CAS  PubMed  PubMed Central  Google Scholar 

  9. 9.

    Church JM. Polymerase proofreading-associated polyposis: a new, dominantly inherited syndrome of hereditary colorectal cancer predisposition. Dis Colon Rectum. 2014;57(3):396–7.

    Google Scholar 

  10. 10.

    Jesinghaus M, Pfarr N, Endris V, Kloor M, Volckmar AL, Brandt R, Herpel E, Muckenhuber A, Lasitschka F, Schirmacher P, et al. Genotyping of colorectal cancer for cancer precision medicine: results from the IPH Center for Molecular Pathology. Genes Chromosom Cancer. 2016;55(6):505–21.

    CAS  PubMed  PubMed Central  Google Scholar 

  11. 11.

    Church DN, Briggs SE, Palles C, Domingo E, Kearsey SJ, Grimes JM, Gorman M, Martin L, Howarth KM, Hodgson SV, et al. DNA polymerase epsilon and delta exonuclease domain mutations in endometrial cancer. Hum Mol Genet. 2013;22(14):2820–8.

    CAS  PubMed  PubMed Central  Google Scholar 

  12. 12.

    Bass AJ, Thorsson V, Shmulevich I, Reynolds SM, Miller M, Bernard B, Hinoue T, Laird PW, Curtis C, et al. Cancer Genome Atlas Research Network. Comprehensive molecular characterization of gastric adenocarcinoma. Nature. 2014;513(7517):202–9.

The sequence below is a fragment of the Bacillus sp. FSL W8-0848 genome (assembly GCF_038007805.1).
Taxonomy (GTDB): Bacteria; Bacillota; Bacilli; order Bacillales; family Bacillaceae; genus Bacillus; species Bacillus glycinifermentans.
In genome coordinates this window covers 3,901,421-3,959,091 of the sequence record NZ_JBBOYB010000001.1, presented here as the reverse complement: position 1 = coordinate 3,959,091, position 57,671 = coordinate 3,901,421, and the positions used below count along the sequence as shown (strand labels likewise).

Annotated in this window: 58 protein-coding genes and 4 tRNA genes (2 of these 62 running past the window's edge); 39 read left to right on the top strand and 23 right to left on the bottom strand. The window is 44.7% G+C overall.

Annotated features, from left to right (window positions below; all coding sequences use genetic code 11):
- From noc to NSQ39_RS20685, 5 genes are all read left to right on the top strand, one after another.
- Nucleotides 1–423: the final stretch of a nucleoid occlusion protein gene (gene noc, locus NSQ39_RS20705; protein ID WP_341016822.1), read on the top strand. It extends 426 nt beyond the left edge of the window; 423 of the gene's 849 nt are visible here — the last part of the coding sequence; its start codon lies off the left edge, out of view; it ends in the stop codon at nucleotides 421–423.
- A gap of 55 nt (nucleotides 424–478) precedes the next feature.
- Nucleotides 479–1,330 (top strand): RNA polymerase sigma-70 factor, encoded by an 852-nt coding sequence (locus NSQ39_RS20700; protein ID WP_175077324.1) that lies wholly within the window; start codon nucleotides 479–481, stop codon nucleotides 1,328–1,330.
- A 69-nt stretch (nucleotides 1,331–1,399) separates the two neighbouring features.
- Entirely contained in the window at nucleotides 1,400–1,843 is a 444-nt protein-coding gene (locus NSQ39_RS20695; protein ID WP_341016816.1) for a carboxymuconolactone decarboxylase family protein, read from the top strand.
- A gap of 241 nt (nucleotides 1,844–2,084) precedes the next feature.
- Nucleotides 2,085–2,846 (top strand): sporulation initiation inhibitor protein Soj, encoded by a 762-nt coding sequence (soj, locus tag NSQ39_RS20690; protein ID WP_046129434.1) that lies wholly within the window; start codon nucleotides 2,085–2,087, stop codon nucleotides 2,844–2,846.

Google Scholar 

  13. 13.

    Muller MF, Ibrahim AE, Arends MJ. Molecular pathological classification of colorectal cancer. Virchows Arch. 2016;469(2):125–34.

    CAS  PubMed  PubMed Central  Google Scholar 

  14. 14.

    Nebot-Bral L, Brandao D, Verlingue L, Rouleau E, Caron O, Despras E, El-Dakdouki Y, Champiat S, Aoufouchi S, Leary A, et al. Hypermutated tumours in the era of immunotherapy: the paradigm of personalised medicine. Eur J Cancer. 2017;84:290–303.

    CAS  PubMed  PubMed Central  Google Scholar 

  15. 15.

    Temko D, Van Gool IC, Rayner E, Glaire M, Makino S, Brown M, Chegwidden L, Palles C, Depreeuw J, Beggs A, et al. Somatic POLE exonuclease domain mutations are early events in sporadic endometrial and colorectal carcinogenesis, determining driver mutational landscape, clonal neoantigen burden and immune response. J Pathol. 2018;245(3):283–96.

    CAS  PubMed  PubMed Central  Google Scholar 

  16. 16.

    Le DT, Uram JN, Wang H, Bartlett BR, Kemberling H, Eyring AD, Skora AD, Luber BS, Azad NS, Laheru D, et al. PD-1 blockade in tumors with mismatch-repair deficiency. N Engl J Med. 2015;372(26):2509–20.

    CAS  PubMed  PubMed Central  Google Scholar 

  17. 17.